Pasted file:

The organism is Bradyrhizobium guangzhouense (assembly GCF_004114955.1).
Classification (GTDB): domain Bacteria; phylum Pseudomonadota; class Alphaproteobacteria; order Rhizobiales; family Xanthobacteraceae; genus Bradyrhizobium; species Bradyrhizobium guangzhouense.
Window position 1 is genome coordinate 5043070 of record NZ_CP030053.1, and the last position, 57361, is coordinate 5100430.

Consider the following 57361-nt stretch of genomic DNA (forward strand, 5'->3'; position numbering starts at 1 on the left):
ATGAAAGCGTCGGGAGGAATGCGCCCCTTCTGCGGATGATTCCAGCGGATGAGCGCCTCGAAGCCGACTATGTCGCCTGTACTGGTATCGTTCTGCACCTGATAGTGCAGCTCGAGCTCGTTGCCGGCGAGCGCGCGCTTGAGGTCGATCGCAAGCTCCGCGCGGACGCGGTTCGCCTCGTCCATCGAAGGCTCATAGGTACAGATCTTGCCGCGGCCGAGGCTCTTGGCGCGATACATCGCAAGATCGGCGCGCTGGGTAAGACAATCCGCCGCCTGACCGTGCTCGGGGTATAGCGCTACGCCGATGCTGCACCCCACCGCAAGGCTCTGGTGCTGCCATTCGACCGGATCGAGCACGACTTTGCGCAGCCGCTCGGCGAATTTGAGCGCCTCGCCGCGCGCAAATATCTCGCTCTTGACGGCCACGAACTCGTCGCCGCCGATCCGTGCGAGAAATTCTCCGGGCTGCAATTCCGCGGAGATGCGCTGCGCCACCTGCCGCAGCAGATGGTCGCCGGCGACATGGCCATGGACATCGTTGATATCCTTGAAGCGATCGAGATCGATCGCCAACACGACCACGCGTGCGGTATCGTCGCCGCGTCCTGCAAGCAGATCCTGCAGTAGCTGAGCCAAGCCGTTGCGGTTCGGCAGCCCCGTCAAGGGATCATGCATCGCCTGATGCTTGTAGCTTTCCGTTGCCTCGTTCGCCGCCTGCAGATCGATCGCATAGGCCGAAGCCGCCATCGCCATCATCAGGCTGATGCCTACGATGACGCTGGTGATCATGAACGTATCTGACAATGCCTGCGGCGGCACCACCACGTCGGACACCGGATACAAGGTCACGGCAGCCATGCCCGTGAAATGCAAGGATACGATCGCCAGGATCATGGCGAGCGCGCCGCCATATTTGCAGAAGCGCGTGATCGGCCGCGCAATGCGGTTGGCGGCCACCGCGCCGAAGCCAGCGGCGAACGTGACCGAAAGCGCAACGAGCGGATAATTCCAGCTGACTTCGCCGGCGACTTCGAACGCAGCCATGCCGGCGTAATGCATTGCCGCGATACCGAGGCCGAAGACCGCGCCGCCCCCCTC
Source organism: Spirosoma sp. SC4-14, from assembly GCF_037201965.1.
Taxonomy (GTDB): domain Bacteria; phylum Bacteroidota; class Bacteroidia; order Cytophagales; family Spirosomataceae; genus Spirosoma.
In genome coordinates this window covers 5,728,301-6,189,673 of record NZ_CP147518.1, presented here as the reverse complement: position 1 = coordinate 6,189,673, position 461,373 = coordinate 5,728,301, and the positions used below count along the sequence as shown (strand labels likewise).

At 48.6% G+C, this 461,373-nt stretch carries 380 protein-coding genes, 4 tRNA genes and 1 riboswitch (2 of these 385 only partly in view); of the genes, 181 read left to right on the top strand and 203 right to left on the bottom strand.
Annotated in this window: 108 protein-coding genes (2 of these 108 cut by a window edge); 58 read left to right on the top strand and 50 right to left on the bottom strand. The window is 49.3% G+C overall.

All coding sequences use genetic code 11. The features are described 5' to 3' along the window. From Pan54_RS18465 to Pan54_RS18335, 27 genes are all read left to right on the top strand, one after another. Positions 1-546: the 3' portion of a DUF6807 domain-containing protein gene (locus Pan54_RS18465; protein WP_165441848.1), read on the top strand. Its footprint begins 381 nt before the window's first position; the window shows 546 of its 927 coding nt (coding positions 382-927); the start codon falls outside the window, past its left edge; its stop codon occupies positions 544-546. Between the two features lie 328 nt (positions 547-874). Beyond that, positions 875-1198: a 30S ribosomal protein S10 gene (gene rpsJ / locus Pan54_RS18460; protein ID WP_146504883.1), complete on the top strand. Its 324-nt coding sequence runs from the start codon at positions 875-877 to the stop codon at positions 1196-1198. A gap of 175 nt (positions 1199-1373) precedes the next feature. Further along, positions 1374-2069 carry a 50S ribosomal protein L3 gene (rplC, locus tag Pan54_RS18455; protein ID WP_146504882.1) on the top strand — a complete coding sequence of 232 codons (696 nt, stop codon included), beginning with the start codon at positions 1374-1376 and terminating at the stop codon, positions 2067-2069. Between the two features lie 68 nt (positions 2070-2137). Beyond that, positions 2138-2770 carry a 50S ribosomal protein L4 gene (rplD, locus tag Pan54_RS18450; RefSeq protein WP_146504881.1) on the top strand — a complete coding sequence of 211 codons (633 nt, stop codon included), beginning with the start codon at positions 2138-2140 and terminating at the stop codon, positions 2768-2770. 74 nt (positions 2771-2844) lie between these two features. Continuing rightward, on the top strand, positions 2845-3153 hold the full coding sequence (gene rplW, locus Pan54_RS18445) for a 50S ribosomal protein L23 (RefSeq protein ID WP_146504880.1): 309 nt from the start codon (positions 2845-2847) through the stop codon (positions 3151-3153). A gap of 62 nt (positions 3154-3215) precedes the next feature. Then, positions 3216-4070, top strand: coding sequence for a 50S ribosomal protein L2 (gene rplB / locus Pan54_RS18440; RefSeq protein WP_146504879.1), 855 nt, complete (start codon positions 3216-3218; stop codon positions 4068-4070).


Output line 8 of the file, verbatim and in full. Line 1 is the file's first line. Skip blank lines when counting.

In genome coordinates this window covers 5,728,301-6,189,673 of record NZ_CP147518.1, presented here as the reverse complement: position 1 = coordinate 6,189,673, position 461,373 = coordinate 5,728,301, and the positions used below count along the sequence as shown (strand labels likewise).